Most Payday Lenders Direct Borrowers To Higher-Cost Payment Options, CFPB Says

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Most payday loan borrowers aren’t using the lowest-cost payment option in states where it’s available, perpetuating a cycle of high fees and high debt, the Consumer Financial Protection Bureau said Wednesday. a report.

In some cases, payday lenders have withheld information about these “no-cost extended payment plans” from borrowers to generate more revenue, the federal agency said.

The Dodd-Frank Act established the CFPB in the wake of the Great Recession to protect consumers from unfair, abusive and deceptive financial practices.

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“Our investigation suggests that state laws requiring payday lenders to offer extended payment plans at no cost are not working as intended,” Rohit Chopra, director of the office, said in a written statement. “Payday lenders have a powerful incentive to protect their income by luring borrowers into an expensive new loan.”

The Community Financial Services Association of America, a trade group that represents payday lenders, did not respond to a request for comment by press time.

Payday loans are generally short-term, high-cost loans that are due in one payment on the borrower’s next payday.

Such lending is allowed in 26 states and more than 12 million people borrow each year, according to the CFPB.

Rohit Chopra, director of the Consumer Financial Protection Bureau.

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The average payday loan is about $350, and the typical fee amounts to an average interest rate of 391%, according to the CFPB.

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Those who cannot pay on time can pay a fee to extend their due date through a “transfer”. The rollover fee does not count towards the principal of the loan. The rollovers can serve to keep payday borrowers in debt, the CFPB said.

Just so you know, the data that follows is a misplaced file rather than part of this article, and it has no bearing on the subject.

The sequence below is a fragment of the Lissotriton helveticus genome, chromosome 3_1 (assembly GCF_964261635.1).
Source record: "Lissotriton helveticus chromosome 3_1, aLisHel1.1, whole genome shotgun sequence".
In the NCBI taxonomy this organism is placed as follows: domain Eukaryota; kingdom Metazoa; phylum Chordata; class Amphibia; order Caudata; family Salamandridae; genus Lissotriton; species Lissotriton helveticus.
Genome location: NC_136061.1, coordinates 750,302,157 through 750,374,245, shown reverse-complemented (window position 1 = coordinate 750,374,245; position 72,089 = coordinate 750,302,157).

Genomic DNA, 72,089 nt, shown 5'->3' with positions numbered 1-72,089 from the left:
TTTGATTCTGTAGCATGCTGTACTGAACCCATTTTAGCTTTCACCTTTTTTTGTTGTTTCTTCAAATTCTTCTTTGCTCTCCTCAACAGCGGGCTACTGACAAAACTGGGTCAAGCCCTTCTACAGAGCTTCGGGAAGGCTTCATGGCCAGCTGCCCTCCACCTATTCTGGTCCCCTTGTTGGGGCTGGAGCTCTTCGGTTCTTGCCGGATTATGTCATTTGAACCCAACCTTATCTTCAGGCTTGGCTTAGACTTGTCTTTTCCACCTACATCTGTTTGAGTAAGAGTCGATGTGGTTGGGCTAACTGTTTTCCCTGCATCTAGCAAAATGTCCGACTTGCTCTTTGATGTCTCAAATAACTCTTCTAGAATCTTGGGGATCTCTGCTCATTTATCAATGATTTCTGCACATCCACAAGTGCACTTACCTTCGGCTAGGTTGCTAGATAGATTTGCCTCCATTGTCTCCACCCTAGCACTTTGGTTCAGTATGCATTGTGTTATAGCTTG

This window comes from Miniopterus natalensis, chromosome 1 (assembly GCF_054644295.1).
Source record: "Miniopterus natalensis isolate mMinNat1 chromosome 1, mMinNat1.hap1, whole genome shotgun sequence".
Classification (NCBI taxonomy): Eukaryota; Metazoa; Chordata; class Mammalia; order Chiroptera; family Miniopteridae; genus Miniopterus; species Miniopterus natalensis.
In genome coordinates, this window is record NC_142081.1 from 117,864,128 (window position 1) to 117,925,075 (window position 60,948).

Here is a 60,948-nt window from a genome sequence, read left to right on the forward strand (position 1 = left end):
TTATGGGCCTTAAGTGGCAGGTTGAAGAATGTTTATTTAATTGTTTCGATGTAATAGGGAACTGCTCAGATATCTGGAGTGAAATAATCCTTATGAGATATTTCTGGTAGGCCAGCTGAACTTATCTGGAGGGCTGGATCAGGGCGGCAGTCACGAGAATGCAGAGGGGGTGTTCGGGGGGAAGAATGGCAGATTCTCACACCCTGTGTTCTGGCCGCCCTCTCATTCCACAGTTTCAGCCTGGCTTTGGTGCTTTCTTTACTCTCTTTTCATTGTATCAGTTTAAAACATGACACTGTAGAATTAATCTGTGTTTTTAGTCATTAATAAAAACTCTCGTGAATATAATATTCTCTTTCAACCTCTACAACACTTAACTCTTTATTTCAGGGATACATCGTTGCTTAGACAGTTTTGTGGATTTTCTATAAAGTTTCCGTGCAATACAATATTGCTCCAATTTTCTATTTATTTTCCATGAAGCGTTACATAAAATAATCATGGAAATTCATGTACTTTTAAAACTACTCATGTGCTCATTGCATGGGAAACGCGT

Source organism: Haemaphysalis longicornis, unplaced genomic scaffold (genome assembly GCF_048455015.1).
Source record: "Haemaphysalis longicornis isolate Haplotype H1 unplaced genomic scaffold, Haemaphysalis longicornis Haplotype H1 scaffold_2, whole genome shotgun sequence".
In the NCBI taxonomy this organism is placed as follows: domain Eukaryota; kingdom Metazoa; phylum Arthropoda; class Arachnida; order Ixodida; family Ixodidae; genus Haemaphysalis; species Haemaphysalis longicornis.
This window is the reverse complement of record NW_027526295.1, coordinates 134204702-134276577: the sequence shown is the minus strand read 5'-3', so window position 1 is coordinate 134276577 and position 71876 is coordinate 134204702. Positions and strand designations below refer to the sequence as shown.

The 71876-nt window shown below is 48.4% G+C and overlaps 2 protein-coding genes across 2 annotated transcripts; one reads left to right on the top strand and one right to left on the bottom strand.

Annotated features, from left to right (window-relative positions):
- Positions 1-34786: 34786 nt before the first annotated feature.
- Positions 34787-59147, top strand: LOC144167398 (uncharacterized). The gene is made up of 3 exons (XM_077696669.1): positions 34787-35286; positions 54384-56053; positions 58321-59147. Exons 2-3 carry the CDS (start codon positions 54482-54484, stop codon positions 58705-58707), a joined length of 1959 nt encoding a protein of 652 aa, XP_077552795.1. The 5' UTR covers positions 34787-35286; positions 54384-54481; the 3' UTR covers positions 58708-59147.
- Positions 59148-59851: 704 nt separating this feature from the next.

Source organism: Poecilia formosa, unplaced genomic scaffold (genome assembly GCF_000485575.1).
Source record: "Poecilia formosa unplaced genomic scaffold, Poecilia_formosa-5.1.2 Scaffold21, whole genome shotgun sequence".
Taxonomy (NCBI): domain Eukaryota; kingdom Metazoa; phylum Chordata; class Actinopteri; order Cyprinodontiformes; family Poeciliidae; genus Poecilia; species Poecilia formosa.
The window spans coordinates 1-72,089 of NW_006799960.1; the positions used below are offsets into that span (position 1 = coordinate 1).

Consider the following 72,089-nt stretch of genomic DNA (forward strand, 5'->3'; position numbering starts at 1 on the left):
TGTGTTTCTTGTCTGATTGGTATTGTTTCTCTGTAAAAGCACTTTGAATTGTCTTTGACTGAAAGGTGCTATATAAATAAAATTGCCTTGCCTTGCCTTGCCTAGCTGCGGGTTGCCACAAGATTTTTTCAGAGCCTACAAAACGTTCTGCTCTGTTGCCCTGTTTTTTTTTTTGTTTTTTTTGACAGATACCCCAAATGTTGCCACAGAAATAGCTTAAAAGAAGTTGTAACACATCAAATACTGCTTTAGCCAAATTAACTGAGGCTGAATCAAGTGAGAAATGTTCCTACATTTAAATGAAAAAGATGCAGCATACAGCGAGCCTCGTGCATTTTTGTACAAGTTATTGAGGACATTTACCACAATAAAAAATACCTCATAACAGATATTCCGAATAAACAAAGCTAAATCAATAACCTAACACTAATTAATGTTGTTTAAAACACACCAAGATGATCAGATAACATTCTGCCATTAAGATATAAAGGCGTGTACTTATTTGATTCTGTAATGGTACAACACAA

Sixteen states require lenders to offer “no-cost extended payment plans” as an alternative, the CFPB said. These plans allow borrowers to pay off their loan in multiple installments instead of a single payment, the CFPB said.

Here’s a comparison of the two types of CFPB payment options: someone taking out a typical $300 loan would pay $45 every two weeks to renew the loan; after four months, they would have paid $360 in rollover fees and still owed the original $300. If the same person initially chooses the no-cost payment plan, she would pay a total of $345 during that period.

But these payment plans are little used in the states where they are available, according to the report, which the CFPB believes is the first to compare usage across states.

For example, usage rates range from less than 1% percent of borrowers in Florida to 13.4% in Washington state, according to the report.

“Despite the prevalence of state laws providing for extended payment plans at no cost, data shows that rollover and default rates consistently exceed extended payment plan usage rates,” the agency wrote. “The Bureau has observed that monetary incentives encourage lenders to promote higher-cost reinvestments at the expense of extended payment plans.”